The early sources indicate that Ignatius’ original focus, and the primary charism of his Society, was preaching and teaching the truth that salvation is through Jesus Christ, and Him alone. Their principal means of doing that was by conducting the founder’s Spiritual Exercises.
The subsequent shift of emphasis to ‘building a better world’ seems to be one of the many theological re-positionings that emerged in the 1960s.
Many claim that ‘building a better world’ is an authentic part of doing Christ’s work.
Secundum quid. It depends on what one means by ‘better’.
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Our faith in the salvation which the Precious Blood of Jesus Christ offers mankind also imposes on us a grave responsibility to tell others about it. If we really believe what we say we believe, then we should want to shout it from the rooftops. The desire to tell others the truth about Christ the Redeemer should motivate us every day, whatever our state in life, whatever our role in the Church.
As we pass through the crowds of people on the streets, we do well to remember that we are rubbing shoulders with a race of immortals; uniquely privileged creatures made in the image of God, immortal beings for whom Christ shed His Precious Blood. All human beings are created by God to fulfil a glorious destiny – to be crowned in heaven with an eternal diadem of unimaginable splendour. That salvation and its crowning are made possible only by the redemption Christ won for us on Calvary with the shedding of His Precious Blood. Of that Blood, one single drop would have been sufficient to ransom all possible worlds from all possible effects of all possible sins.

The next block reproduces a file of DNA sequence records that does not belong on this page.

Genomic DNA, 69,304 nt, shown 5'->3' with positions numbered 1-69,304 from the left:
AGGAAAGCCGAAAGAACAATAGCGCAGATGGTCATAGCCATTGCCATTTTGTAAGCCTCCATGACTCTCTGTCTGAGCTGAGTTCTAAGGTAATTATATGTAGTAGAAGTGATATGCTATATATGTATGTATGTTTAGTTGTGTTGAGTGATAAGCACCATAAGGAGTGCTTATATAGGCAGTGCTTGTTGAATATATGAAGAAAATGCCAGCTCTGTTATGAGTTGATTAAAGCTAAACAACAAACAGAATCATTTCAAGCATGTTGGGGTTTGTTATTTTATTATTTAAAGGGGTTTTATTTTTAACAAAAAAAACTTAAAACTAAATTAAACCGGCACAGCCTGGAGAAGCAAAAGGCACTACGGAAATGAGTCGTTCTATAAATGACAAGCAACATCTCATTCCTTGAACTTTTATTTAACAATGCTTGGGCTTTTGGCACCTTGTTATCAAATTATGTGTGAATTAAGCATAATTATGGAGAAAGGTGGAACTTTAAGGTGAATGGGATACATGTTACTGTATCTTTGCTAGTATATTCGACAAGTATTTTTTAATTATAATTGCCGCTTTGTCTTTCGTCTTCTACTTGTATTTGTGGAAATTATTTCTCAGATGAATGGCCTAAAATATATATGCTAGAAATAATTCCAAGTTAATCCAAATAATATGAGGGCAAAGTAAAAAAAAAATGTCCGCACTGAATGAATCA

The majority of the people we see rushing around our cities are not on their way to or from Mass. This should increase our zeal for the salvation of souls. Those innumerable un-evangelized souls we encounter on the streets have so much to offer God’s people. But how will they come to believe in Christ’s Gospel if nobody ever tells them the plain truth of the matter? How will they come to understand their true destiny if nobody ever tells them the real Gospel facts of life? How will they come to love and worship the one true God if we who claim to know Him persist in our complicity of silence concerning all the erroneous ideas about Him that are peddled so widely in the name of ‘religion’.